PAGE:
Mrs. Rumsfeld Shares Sympathy, Good Wishes With Attack Victims
By Jim Garamone
American Forces Press Service
ARLINGTON, Va., Sep. 13, 2001 The beaming smile of Janice Jackson showed she appreciated the company of Joyce Rumsfeld, who visited Arlington Hospital here today to meet those hurt in the terrorist attack on the Pentagon.
Rumsfeld, wife of the defense secretary, met with military and civilian victims of the Sept. 11 blast. She heard their stories of fear and heroism. She told them that DoD appreciates their sacrifices and rejoices that they lived through the ordeal.
She also heard stories of loss, about co-workers who died in the attack. And she spoke of her sense of loss with these victims.
Jackson, an automation expert and civilian contractor, told how her co-workers helped her and how, as she was escaping the fire, she helped another co-worker out of the office. Jackson was burned on her hands, back and head.
"When I was in there," she told Rumsfeld, "I thought about my kids and that I was going to get out."
Sheila Moody had just started her second day on the job at the Pentagon when the plane hit. She told Rumsfeld of an incredible rescue.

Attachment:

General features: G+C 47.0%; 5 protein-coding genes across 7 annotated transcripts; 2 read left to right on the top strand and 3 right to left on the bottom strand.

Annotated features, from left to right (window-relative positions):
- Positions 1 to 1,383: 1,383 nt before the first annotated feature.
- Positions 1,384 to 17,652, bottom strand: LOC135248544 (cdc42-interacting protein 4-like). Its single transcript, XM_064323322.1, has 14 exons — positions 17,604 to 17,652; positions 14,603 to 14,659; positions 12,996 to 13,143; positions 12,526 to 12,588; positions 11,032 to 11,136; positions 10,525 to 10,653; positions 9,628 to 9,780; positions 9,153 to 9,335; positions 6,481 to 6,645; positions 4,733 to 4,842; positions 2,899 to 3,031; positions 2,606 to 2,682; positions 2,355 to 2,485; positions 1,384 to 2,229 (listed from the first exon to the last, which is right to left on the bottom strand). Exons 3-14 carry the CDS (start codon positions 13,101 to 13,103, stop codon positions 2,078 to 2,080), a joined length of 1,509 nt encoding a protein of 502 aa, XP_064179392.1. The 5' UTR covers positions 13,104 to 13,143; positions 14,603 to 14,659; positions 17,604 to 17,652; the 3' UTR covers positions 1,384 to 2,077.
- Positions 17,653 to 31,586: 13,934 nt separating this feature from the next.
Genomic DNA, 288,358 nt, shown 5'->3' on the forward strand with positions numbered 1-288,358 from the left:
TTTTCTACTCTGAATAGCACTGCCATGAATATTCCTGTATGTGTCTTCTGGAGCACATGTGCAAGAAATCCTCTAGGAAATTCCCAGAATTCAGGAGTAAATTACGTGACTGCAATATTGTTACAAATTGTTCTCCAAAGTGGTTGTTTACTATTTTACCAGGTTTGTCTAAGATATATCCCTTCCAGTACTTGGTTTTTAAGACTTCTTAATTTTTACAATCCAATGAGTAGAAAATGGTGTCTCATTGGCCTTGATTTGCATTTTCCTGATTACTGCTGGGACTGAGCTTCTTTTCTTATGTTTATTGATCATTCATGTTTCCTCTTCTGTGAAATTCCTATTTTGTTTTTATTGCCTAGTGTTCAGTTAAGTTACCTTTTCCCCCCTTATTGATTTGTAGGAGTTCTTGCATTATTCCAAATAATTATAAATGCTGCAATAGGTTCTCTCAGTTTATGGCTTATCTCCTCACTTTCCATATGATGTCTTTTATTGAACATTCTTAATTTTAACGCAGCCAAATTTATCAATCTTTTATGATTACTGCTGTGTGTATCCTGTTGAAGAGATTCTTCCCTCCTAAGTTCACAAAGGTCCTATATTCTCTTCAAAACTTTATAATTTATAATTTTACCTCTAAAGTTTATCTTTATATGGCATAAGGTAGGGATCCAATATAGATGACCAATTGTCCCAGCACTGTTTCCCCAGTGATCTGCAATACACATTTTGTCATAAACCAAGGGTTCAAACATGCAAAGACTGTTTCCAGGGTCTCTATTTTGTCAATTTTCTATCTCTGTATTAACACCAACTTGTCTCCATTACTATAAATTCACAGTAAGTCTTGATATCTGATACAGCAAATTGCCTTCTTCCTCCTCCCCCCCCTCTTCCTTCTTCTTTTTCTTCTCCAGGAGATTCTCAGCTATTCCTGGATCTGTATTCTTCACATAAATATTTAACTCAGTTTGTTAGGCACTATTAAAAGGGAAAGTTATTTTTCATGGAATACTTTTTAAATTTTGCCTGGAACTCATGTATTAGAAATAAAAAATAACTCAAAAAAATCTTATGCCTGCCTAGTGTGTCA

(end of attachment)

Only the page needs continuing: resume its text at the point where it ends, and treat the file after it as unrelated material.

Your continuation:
After the explosion, Moody and another woman struggled to reach a window in an attempt to flee the building. Neither had a clue what had happened nor that a gaping hole had been blown in the building, she said.
"A soldier, I believe his name was Cpl. Burns, he came in with a fire extinguisher," Moody continued. "I heard him say, 'Is anybody in there?' And I said, 'Yes, we're here!'"
The smoke got too thick for Moody to breathe. She had to clap her hands to get the corporal's attention. "He did and came toward the sound and he put out the flames between us. I stepped over some of the rubble and he led me outside," she said.
She told the corporal about the other woman inside. The man turned around, went back in and rescued her. "He's an angel to have come in to get me," Moody concluded.
Rumsfeld also visited Dalisay Olaes, a victim being treated in the hospital intensive care unit. She escaped the building by following "my specialist." Spc. Michael Petrovich, she said, rescued her and led her to an open window. She and Army Lt. Col. Marilyn Wills, now in an adjacent ICU room, jumped to safety.
"The colonel said we had to jump or we were going to burn," Olaes said. "I did. I must have nine lives."
"I feel lucky that I got to see them and a regret that they're here," Rumsfeld said following the visit. "They are just courageous, wonderful human beings. They all expressed their horror at what happened and yet they are incredibly strong and eager to get back."